Business

An A.I. Leader Urges Regulation and a Rethink

Mustafa Suleyman is one of the world’s leading artificial intelligence entrepreneurs, having co-founded not one but two start-ups at the cutting edge of the most transformative technology since the internet.

Mr. Suleyman, 39, is C.E.O. of Inflection AI, the company he started last year with Reid Hoffman, a co-founder of LinkedIn. In June, the firm closed a $1.3 billion funding round that included Microsoft and Nvidia, the leading A.I. chip maker, and that reportedly valued the company at about $4 billion. (Its chatbot, Pi, is designed to be a personal digital companion.)

Mr. Suleyman also co-founded DeepMind, an A.I. pioneer that Google acquired in 2014. He left Google early last year and joined Greylock Partners, a venture capital firm, where Hoffman is also a partner.

Now he has written a book, “The Coming Wave: Technology, Power, and the 21st Century’s Greatest Dilemma,” that calls for an urgent shift in how we think about and “contain” A.I. Failing to do so, he says, will leave us humans in the worst position: unable to tap into the huge opportunities of A.I. and at risk of being subsumed by a technology that poses an existential threat.

Mr. Suleyman wants governments to regulate A.I. and appoint cabinet-level tech ministers, and says the United States should use its dominance in advanced chips to enforce global standards. He has also called for the creation of a governance regime modeled on the Intergovernmental Panel on Climate Change to make the work of private companies in A.I. more transparent.

Such arguments may be difficult to achieve at a time of growing global tensions, but they are timely as lawmakers unveil proposals about how A.I. should be overseen. Chuck Schumer, the Senate leader, will meet top tech executives, including Elon Musk and Satya Nadella, the C.E.O. of Microsoft, this week to discuss regulations.

Mr. Suleyman spoke to DealBook about his book, which was released last week. This conversation has been condensed and edited for clarity.

Why write a book — a very analogue approach — to outline your ideas?

It is a form of radical accountability. I want to be able to look back in a decade and see if my predictions were correct. And doing that on the record is intellectually very honest and healthy, rather than doing it in a series of tweets, blog posts and op-eds.

Why do you describe the book as a “love letter” to the nation-state?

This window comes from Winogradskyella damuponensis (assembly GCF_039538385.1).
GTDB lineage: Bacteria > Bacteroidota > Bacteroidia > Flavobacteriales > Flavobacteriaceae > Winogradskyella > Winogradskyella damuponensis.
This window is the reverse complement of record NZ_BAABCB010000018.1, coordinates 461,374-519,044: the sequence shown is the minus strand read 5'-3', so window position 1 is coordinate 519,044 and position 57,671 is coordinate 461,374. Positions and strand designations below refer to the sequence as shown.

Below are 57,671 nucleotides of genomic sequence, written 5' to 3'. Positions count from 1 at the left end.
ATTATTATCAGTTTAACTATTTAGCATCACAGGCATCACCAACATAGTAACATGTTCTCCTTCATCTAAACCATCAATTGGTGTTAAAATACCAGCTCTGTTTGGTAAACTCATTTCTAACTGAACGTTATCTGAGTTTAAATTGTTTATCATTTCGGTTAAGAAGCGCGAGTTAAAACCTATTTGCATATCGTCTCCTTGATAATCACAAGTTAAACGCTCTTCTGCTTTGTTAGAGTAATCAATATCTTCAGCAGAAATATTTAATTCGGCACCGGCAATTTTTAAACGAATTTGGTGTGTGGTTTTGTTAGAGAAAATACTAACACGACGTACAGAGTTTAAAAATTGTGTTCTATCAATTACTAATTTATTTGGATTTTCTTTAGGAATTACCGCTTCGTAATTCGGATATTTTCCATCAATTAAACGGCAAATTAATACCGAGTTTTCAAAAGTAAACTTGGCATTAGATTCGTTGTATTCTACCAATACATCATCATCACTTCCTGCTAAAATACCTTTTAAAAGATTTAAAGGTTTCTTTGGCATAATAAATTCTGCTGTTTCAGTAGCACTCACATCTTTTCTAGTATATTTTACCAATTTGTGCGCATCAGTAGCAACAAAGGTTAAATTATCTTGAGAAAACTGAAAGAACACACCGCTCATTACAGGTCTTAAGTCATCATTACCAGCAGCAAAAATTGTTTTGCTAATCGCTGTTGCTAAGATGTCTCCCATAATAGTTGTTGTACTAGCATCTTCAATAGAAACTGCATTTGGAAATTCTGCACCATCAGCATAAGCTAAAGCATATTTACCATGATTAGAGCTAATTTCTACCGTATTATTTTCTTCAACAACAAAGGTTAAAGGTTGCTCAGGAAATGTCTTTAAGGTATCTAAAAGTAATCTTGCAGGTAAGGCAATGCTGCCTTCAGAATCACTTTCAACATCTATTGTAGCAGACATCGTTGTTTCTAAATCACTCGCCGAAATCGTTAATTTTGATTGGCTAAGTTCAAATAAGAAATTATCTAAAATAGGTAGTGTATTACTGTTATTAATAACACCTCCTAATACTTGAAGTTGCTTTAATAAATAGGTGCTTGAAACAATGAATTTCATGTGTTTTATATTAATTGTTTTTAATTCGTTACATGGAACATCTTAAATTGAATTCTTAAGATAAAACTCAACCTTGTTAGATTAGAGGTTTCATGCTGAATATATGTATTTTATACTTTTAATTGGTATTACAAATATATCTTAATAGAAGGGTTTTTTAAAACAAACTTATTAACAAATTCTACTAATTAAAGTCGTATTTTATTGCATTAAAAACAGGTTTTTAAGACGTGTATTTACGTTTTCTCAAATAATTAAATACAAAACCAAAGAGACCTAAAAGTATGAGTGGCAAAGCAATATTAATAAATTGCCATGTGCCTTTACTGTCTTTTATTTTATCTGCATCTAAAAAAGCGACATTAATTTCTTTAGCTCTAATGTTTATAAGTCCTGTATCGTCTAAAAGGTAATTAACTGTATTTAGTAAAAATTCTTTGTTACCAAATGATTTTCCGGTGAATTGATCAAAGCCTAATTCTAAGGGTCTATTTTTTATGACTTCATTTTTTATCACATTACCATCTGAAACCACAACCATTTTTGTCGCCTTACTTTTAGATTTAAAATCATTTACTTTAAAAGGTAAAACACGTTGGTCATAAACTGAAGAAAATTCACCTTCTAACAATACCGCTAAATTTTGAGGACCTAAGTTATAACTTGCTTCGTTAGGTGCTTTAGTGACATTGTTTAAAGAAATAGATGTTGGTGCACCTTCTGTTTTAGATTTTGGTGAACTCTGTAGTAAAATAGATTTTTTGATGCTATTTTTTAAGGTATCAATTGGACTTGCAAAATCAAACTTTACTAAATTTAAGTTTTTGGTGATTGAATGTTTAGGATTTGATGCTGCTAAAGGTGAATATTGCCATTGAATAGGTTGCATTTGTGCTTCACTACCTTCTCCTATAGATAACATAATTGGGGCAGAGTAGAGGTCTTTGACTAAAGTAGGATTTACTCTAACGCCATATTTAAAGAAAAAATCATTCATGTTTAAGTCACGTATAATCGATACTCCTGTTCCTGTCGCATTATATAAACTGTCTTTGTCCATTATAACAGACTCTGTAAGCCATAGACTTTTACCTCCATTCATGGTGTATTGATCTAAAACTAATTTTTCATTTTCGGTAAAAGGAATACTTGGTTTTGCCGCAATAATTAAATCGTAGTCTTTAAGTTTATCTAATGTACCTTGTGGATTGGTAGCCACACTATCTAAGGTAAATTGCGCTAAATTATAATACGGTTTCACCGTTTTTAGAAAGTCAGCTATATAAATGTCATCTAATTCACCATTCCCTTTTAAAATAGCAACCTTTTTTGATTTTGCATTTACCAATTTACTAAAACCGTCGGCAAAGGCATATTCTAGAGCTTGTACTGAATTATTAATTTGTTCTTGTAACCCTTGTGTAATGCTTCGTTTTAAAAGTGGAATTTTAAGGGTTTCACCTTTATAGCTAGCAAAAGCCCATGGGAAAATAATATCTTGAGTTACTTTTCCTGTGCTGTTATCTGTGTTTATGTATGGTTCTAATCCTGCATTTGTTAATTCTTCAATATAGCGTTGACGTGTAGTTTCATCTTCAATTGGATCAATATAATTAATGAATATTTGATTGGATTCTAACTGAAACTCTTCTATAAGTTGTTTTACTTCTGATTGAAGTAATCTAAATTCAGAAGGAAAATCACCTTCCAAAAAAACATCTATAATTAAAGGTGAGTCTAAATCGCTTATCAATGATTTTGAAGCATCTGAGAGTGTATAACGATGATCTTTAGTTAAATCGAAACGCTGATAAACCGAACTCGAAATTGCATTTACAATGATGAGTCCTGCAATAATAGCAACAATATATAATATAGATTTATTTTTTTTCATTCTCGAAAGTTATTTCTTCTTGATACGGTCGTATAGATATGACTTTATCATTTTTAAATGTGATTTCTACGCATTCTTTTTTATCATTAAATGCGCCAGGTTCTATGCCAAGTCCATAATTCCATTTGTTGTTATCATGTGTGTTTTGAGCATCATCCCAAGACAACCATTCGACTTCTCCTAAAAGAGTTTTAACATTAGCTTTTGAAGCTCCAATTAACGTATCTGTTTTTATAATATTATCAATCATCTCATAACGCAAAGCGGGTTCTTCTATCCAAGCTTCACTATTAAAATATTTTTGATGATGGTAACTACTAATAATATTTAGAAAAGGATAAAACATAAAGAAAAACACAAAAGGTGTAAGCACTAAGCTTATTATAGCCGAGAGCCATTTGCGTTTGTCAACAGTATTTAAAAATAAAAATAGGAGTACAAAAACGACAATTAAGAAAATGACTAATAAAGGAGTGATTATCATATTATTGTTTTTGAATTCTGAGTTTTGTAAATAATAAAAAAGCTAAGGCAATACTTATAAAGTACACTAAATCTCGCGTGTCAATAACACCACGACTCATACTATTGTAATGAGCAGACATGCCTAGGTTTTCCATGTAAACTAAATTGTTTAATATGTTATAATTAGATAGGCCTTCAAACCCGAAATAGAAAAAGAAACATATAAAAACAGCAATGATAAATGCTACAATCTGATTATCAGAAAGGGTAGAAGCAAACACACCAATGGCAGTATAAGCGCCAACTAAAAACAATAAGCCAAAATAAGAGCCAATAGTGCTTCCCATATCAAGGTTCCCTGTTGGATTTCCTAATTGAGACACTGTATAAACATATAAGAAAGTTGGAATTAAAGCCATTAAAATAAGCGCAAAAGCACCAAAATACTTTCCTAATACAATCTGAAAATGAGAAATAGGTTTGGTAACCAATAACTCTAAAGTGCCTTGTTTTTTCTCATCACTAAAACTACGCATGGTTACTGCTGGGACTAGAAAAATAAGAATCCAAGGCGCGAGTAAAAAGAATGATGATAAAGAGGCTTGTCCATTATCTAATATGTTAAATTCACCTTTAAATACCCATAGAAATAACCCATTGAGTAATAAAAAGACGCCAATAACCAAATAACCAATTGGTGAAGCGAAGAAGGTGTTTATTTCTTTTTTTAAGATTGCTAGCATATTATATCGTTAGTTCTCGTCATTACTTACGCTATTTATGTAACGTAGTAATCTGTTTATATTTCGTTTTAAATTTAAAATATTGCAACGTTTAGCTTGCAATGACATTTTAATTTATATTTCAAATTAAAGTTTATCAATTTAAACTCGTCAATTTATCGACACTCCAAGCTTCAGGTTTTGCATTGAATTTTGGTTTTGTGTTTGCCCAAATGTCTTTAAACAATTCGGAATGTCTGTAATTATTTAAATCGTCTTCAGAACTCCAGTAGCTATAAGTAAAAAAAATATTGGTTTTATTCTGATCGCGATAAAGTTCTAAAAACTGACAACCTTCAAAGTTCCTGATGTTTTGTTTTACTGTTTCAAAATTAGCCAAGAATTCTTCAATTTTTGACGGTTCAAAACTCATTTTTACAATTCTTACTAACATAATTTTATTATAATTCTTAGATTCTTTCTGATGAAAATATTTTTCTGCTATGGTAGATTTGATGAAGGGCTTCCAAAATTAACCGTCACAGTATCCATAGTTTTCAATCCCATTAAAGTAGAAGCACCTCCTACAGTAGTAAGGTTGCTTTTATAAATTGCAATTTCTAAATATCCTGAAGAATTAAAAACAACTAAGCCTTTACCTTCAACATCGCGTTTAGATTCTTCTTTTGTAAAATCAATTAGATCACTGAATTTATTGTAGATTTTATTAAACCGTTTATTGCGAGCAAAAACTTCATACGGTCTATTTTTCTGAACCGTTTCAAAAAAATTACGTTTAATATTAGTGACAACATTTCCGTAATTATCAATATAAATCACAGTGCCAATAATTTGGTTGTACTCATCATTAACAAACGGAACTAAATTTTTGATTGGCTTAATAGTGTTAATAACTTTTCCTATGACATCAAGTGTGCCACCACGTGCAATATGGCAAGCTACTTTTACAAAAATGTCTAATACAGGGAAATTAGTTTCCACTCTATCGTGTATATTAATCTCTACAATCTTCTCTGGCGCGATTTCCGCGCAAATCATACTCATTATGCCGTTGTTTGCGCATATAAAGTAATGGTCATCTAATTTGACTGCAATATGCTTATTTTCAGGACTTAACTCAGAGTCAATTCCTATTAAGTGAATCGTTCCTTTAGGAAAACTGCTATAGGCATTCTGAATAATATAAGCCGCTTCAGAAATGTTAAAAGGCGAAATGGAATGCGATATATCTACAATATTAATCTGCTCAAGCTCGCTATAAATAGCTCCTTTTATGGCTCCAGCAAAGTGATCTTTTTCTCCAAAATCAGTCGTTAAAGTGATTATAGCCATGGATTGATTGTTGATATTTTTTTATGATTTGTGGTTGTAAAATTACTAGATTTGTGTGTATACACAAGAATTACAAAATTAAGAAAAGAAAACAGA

It’s a wake-up call to policymakers, politicians and citizens. We have invented a system of noncommercial checks and balances which holds centralized power accountable in the public interest. That system has evolved over many years away from monarchy, dictatorship and authoritarianism toward free and open liberal democracy. It means that we can do sensible taxation and redistribution to prevent inequality. This is the best tool we have, so we should stick with it and keep trying to defend it.

You’ve suggested a new Turing test to understand the capability of A.I. and what jobs will be replaced: Give an A.I. $100,000 and ask it to make $1 million on an online retail platform. How would that work?

The real question for the next decade is what can an artificial capable intelligence do in practice? I proposed a very simple framework which tries to cover a wide range of skills that a small entrepreneur might have. Can you come up with a new product idea, can you have it designed, get it manufactured and promote it, and then try to turn a profit? Those skills — creativity, imagination, planning negotiation, logistics, prioritization, collaboration — are fundamental to what makes us successful in the workplace. If an A.I. can do 20, 50 or 90 percent of those tasks, that tells us something quite profound about what we are unleashing in the world and which other kinds of jobs it might replace.

How have your peers responded to your ideas?

There are lots of different clusters in Silicon Valley. People like Satya are very forward thinking about these things and definitely lean into the responsibility that the companies have to do the right thing.

But there are definitely skeptics. Marc Andreessen, the venture capital investor, just thinks that there’s not going to be much of a downside. It’s all going to be fine and dandy. I’m as much of an accelerationist as Andreessen, but I’m just more wide-eyed and comfortable talking about the potential harms, and I think that is a more intellectually honest position.

How do you see the state of relations between democratic governments and Silicon Valley?

We are seeing a lot of positive signs on this front. Tech companies are meaningfully engaging, and governments are starting to get proactive. This hasn’t always happened, so we are already going in the right direction. Truth is, this is only just the beginning. A lot more hard work is needed, but the foundations are starting to come into view.

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